I-495 and I-270 Managed Lanes Study
The I-495 and I-270 Managed Lanes Study
The purpose of the I-495 and I-270 Managed Lanes Study is to develop a travel demand management solution that addresses congestion, improves trip reliability on I-495 and I-270 within the study limits and enhances existing and planned multimodal mobility and connectivity. MDOT SHA intends to utilize a public-private partnership (P3) in order to design, construct, finance, operate and maintain any proposed infrastructure improvements.
Prince George’s County Planning Department and Prince George’s County Department of Parks and Recreation are reviewing MDOT SHA’s Purpose and Need Statement for the I-495 and I-270 Managed Lanes Project. As stewards of the natural and built environment, and as a cooperating agency on this project, as identified as such by SHA, Prince George’s Planning and Parks Department’s are working to assess the goals, objectives, and criteria from a land use perspective.
Managed lanes are an option to provide travelers with a choice of single-occupant vehicle (SOV) travel in specific areas of roadways. Any selected build alternative is likely to have significant effects on parkland and the associated facilities, programs and natural and cultural resources in both counties as well as significant community impacts. In order to address the impact of the alternatives, the Managed Lanes Study will ultimately evaluate the impact to properties and resources based upon the Alternatives Retained for Detailed Study (ARDS) as a result of the public input based on criteria outlined in the Purpose and Need Study. The magnitude of the impacts will be evaluated by M-NCPPC staff, and required mitigation proposed by MDOT SHA will ultimately be presented to the M-NCPPC as the project progresses. Learn more about the MDOT SHA Managed Lanes Study.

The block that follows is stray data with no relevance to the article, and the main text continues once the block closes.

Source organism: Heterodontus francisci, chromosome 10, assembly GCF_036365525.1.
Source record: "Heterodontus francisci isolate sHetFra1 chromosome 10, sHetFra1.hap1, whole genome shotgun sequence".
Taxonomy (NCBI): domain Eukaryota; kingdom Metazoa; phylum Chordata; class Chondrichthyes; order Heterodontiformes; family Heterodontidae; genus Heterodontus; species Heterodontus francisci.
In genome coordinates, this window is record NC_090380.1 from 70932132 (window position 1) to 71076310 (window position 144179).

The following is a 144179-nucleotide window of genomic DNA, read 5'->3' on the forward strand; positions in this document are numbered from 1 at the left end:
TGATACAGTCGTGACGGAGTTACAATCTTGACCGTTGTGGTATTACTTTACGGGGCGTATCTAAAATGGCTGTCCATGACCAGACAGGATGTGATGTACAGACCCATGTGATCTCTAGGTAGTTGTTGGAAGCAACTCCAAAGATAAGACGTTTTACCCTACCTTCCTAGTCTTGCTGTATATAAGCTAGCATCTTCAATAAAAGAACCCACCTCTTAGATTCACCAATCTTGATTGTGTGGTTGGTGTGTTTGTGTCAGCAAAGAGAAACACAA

This countywide property layer is the result of many individual land records and is therefore for planning purposes only. Some boundaries may not be precise. View fullscreen
SHA holds public meetings
|Winter 2018||Alternatives Retained for Detailed Study (ARDS) Public meetings (locations to be announced) Studies|
|Spring 2019||Mandatory Referral for the selection of the MDOT Preferred Alternative|
|Fall 2019||Draft Environmental Impact Statement|
|Fall 2019||Final mitigation package delivered|
|Early 2020||P3 contractor hired|
|Fall 2020||Final ROD and USACE permit decision
Mandatory referral at 30% design, supplemental NEPA analysis and review if necessary
|Late 2020||Construction Start|
|*Schedule subject to change. For the latest updates and additional information, visit the National Environmental Policy Act section of MDOT SHA’s FAQs page.|
What are Managed Lanes?
Managed Lanes are defined as highway facilities or a set of lanes where operational strategies are proactively implemented and managed in response to changing conditions.
Priced Managed Lanescombines two highway management tools:
Congestion Pricing:The use of pricing moderate demand during peak periods is common in sectors such as power and air travel. Similarly, the concept of value pricing within the highway sector involves the introduction of road user charges that vary with the level of congestion and/or time of day, providing incentives for motorists to shift some trips to off-peak times, less congested routes, or alternative modes. Higher prices may also encourage motorists to combine lower-valued trips with other journeys or eliminate them entirely. When peak-period volumes are high, a shift in a relatively small proportion of trips can lead to substantial reductions in overall congestion levels and more reliable travel times.
Lane Management:The rationale for lane management is to maintain a superior level of service and provide an alternative to general-purpose lanes during peak travel periods. Lane management involves restricting access to designated highway lanes based on occupancy or vehicle type. By limiting the number of vehicles in designated lanes, it is possible to maintain a desirable level of traffic service. Managed lanes are separated from general-purpose lanes, it is possible to maintain a desirable level of traffic service. Managed lanes are separated from general-purpose lanes by differentiating pavement striping or physical barriers, with entry often but not always limited to designated locations.
Information obtained from Slide 14 – Transportation Terminology